Posted by Thyme (# 12360) on :
 
quote:
Originally posted by The Intrepid Mrs S:
.....It took half an hour to establish that she had no internet connection, and probably another 15 minutes to get her to reboot the router ('what's the router?'), at which point everything worked again and Mr S and I had our nerves utterly shredded.

Once it was sorted, she just kept laughing (irritating me yet more), but till then it was all disaster. I never signed up to be a geriatric nurse still less do geriatric telephone IT support! [Mad]

The trouble is that she panics, and then she is desperately impatient and won't wait a moment for something to open, or close, and you have to repeat a million times what an icon looks like (once you've got her back on the desktop, which is a whole other issue). Why did I ever think that email might provide a less stressed method of communication than the telephone?! [Ultra confused]

I know she's over 90, which is why this isn't on Difficult Relatives, but oh dear oh dear ...

Mrs. S, wailing and gnashing her teeth [brick wall] [brick wall] [brick wall]

TeamViewer is your friend here. Although it might be difficult to explain it to her. It is very easy to use and I can recommend it.
 
Posted by TonyK (# 35) on :
 
Second recommendation for Teamviewer from here.

Of course, it's no use if there's no internet connection...
 
Posted by The Intrepid Mrs S (# 17002) on :
 
TonyK - that was exactly the problem. We have Team Viewer installed - that was the icon I was describing to her in excruciating detail - but as you say if there's no internet connection it's All In Vain *sigh*

Ah well, just await the next catastrophe...

Mrs S, TeamViewer devotee
 
Posted by Sarasa (# 12271) on :
 
If my mum ever goes back to using a computer, I'll make sure we get that installed. She has a habit of spending a fortune getting people in to fix problems (e.g. her showerhead), that one of the family could do for free.
We went to see her yesterday. In her own home she is a lot easier to get on with than when she's visiting. We cooked her dinenr while she recycled various stories. Her eyesight is a little better after her cataract operation, but she kept on going on about how dark it was when the sun was streaming through the windows.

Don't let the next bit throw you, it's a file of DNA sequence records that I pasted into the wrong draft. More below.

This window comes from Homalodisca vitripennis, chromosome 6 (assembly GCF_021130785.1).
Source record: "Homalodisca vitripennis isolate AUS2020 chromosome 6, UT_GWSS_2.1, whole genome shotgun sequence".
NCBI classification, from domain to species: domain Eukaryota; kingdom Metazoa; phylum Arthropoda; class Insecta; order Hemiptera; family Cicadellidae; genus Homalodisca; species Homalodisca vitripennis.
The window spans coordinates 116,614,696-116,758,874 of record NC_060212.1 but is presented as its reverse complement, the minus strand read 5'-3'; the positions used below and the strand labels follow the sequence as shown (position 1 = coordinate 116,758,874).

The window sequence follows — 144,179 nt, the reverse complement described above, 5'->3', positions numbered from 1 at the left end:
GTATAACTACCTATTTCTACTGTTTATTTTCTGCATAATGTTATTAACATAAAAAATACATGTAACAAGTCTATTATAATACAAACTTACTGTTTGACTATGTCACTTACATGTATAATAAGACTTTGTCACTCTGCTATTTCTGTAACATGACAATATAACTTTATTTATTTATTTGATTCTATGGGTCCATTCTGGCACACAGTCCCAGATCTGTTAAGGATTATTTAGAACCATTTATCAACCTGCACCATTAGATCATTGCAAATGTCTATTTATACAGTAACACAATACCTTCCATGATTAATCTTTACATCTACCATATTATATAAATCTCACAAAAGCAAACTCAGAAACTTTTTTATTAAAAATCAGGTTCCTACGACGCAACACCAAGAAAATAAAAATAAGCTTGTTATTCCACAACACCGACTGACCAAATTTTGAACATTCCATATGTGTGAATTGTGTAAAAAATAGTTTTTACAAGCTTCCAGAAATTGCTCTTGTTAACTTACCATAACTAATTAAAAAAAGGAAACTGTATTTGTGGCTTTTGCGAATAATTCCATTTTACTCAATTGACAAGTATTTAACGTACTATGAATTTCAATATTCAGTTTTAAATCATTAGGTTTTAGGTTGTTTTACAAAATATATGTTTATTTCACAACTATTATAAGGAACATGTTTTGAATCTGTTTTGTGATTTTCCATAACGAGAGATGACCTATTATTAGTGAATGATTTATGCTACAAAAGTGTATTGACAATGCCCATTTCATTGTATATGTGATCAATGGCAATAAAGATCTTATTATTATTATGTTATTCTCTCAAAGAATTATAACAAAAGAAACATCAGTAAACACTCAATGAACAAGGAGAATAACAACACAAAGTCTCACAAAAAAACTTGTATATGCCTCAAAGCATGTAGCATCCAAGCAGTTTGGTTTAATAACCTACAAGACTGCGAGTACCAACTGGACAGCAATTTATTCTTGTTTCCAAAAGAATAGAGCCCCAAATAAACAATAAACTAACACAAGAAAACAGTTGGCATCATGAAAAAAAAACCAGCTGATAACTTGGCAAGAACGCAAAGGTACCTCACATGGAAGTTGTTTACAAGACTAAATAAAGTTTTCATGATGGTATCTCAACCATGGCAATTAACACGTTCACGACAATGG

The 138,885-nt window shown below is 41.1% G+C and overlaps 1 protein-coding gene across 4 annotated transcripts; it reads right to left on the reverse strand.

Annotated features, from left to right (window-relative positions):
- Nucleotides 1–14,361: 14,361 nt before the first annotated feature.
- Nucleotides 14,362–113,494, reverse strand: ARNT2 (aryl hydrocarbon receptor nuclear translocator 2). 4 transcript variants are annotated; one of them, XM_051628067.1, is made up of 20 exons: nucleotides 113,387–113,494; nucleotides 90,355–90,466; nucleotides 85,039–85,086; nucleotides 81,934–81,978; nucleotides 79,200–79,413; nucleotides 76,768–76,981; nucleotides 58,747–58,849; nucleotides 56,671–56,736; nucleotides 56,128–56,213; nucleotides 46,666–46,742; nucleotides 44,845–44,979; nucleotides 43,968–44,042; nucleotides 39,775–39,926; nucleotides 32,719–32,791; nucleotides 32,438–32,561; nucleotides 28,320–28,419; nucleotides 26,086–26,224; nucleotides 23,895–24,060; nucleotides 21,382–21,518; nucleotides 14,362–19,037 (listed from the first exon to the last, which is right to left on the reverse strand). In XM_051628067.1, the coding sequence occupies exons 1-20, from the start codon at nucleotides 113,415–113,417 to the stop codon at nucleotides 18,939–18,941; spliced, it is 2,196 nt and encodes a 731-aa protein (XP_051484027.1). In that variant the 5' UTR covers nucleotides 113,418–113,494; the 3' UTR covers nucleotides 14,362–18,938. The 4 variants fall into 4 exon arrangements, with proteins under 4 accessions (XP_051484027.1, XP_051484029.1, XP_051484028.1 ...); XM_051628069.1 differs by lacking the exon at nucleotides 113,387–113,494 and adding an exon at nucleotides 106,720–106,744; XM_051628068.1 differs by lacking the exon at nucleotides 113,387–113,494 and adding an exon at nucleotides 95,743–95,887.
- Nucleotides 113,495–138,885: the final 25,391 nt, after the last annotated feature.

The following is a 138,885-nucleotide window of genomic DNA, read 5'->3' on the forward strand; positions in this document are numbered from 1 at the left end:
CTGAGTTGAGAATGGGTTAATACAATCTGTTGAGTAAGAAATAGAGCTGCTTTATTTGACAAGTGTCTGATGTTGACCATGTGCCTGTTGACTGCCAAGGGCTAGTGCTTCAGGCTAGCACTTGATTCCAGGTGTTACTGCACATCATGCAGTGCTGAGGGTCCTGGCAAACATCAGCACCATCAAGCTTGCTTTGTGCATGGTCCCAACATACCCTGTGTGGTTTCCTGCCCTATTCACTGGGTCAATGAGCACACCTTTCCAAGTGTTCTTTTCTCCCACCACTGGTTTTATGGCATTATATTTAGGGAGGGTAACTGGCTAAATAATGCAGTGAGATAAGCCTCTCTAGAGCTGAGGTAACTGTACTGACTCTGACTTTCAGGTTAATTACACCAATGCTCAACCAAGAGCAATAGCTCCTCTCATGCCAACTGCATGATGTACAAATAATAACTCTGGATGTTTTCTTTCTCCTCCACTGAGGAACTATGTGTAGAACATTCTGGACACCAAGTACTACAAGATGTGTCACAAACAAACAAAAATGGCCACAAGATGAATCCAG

Hope everyone elses aging P's are doing OK. How is your m-i-l APW and has your mum's health Improved Intrepeted Mrs S.?
 
Posted by Tree Bee (# 4033) on :
 
My Mum's eyesight is so much improved having had both cataracts done that she doesn't need specs at all and has had to buy non prescription sunglasses as everything is so bright. Hope something further can be done for your Mum Sarasa.
Regarding Mr Bee senior's house, we have a house clearance company taking everything out the week after next, and we have an offer to buy. Hopefully the end is in sight.
 
Posted by The Intrepid Mrs S (# 17002) on :
 
Thanks Sarasa - yes indeed, she is looking more like herself and is better able to walk without supporting herself on the furniture. She also made me a cup of coffee when I went down for E, her best friend's, memorial service on the 29th, and that's the first cup she's made for me in a long long time.

Luckily the service was a delight (even if the rain was torrential). E's grandsons, each in their twenties, gave short tributes which really brought her most vividly to life as she had been before ill-health took hold. We were all completely charmed [Overused]

Also my brother was there [Yipee] (no, not the depressed alcoholic, the dependable one) which was lovely for the Dowager and for me; and she met loads of old friends, so that should set her up for a while.

Mrs. S, marvelling at the Dowager's resilience [Roll Eyes]
 
Posted by no prophet's flag is set so... (# 15560) on :
 
My mother in law died 8 years ago. I had a geranium from her garden. Normally these are annuals here. A miracle plant. But it has now died. The last living connection to her is gone. It probably seems trite to write about it, but it seems significant to me.
 
Posted by jacobsen (# 14998) on :
 
[Votive]
 
Posted by Lothlorien (# 4927) on :
 
quote:
Originally posted by no prophet's flag is set so...:
My mother in law died 8 years ago. I had a geranium from her garden. Normally these are annuals here. A miracle plant. But it has now died. The last living connection to her is gone. It probably seems trite to write about it, but it seems significant to me.

I can understand your feelings. My mother who died six years ago, gave me two plants to mind for her when she moved to an unsuitable climate for them. One is a trail of hearts, tge other a Rex begonia. I have moved them three times and they are now settled on my balcony and thriving. I look after them very carefully.
 
Posted by Arabella Purity Winterbottom (# 3434) on :
 
quote:
Originally posted by no prophet's flag is set so...:
My mother in law died 8 years ago. I had a geranium from her garden. Normally these are annuals here. A miracle plant. But it has now died. The last living connection to her is gone. It probably seems trite to write about it, but it seems significant to me.

We have a lavender bush in our garden that is known as Bill's lavender. It was given to us by a dear friend who died the day after our housewarming party - he had been very tickled to be invited, even though there was no chance of him attending. Bill's lavender has been replaced a couple of times in the last 21 years, but its still his.
 
Posted by The Intrepid Mrs S (# 17002) on :